It’s tough because the current industry norms have been in place for a long time. But organizations like Dance Artists National Collective (DANC) are doing a lot of advocacy for dancers’ rights. I feel like the more voices that continue to champion this change, the more we’re going see things being done.
Immersive work appeals to me because its commercial aspect serves as a means to create a thriving wage for performers and creatives. I want to find avenues for artist compensation so that we’re not bouncing between five different jobs.
Rail: You mean like Third Rail Project’s Then She Fell, and punchdrunk’s Sleep No More?
Masters: Yes. Something that’s also beautiful about immersive work is that we kind of put directorial agency into the hands of the audience so they get to follow what they find intriguing. They’re not stuck in the seat with one point of view. They’re allowed to explore. I’m interested in what happens when a performer leaves the space. I know they’re likely grabbing a sip of water and breathing, but narratively I want to know how their story continues to unfold. That is one of the things I’m trying to bring to proscenium performance with the simulcast element of Mausoleum.
Rail: How does the simulcast video work in Mausoleum? There’s the performance onstage, and there’s also a video going on with something happening offstage?
Masters: We deliberately create moments when the audience must make a decision about what to watch. The performers will be coming in and out of the space. There is a section where I have dancers onstage performing a very physical trio. Another dancer offstage in a dressing room is having a contemplative, self-reflective experience. There is movement in a chair, with all the set dressings of the dressing room. These things are happening at the same time. The dressing room scene is projected onstage while that other trio is happening.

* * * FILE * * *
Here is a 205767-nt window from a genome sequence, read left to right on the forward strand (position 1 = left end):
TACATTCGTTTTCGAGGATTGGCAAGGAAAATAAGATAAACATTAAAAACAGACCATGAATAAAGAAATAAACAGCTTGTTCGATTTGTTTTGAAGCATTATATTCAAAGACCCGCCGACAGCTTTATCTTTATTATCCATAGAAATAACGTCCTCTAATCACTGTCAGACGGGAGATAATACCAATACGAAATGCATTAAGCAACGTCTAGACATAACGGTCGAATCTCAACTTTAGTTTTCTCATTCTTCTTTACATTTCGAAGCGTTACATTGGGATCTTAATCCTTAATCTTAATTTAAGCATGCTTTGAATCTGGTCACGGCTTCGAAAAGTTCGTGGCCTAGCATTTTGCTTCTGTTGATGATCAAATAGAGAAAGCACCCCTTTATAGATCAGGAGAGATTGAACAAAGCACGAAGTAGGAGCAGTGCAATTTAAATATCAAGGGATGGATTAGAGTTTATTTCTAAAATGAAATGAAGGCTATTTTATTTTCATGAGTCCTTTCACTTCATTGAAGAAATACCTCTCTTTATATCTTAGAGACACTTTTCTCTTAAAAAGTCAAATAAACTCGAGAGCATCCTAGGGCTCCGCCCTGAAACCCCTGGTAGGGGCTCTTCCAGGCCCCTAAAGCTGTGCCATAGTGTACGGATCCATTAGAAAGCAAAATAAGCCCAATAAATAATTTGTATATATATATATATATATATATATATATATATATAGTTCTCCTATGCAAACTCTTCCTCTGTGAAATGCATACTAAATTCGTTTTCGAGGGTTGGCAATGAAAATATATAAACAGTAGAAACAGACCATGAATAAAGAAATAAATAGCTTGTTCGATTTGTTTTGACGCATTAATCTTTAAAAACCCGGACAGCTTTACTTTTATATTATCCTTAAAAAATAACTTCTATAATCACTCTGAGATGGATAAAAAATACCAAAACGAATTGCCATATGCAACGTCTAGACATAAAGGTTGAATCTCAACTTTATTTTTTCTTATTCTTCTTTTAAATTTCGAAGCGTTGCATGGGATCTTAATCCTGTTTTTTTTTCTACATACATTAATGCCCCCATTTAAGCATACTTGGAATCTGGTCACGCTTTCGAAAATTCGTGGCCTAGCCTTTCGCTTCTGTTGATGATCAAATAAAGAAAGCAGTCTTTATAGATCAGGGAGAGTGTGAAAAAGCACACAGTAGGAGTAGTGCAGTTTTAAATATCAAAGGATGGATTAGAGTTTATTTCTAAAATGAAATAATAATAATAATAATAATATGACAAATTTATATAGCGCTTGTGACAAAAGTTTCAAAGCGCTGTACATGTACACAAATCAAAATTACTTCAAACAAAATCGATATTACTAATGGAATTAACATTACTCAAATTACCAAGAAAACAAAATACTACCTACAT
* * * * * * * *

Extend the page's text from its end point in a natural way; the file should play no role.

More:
Rail: What advice would you give the audience to get the most from their viewing experience?
Masters: The work is a series of questions. We are building a world that is to be interpreted by the witness. I like to think of the work as a seven-layer dip or like a set of nesting dolls. I’m citing a lot of highly intellectual things but there’s no version of reality where I want someone to leave and say, “oh, I didn’t get it.” If your response is just, “wow, these dancers are really talented,” that is valid. If you want to dig a little deeper as to why these characters are interacting with each other the way that they are, I invite you to have those questions, have those thoughts.
Rail: I was drawn to this phrase from ChrisMastersDance.org: “Every love story is a ghost story; we are all haunted by our own histories, by the ghosts of those who have impressed themselves on us before.”
Yaa Asantewaa: I would say that each story has ghosts. Each life is haunted. What Chris intends is to somehow reveal or have us feel the ghosts that are present with each of us. And also experience ourselves in that way—to whom are we ghosts? As we go through time, through our own story, we are part of somebody else’s story, even if we’re not present with them. All these things are part of who we are. We are carrying the weight of these things that you can’t necessarily see. This is very important to an understanding of what Chris is doing.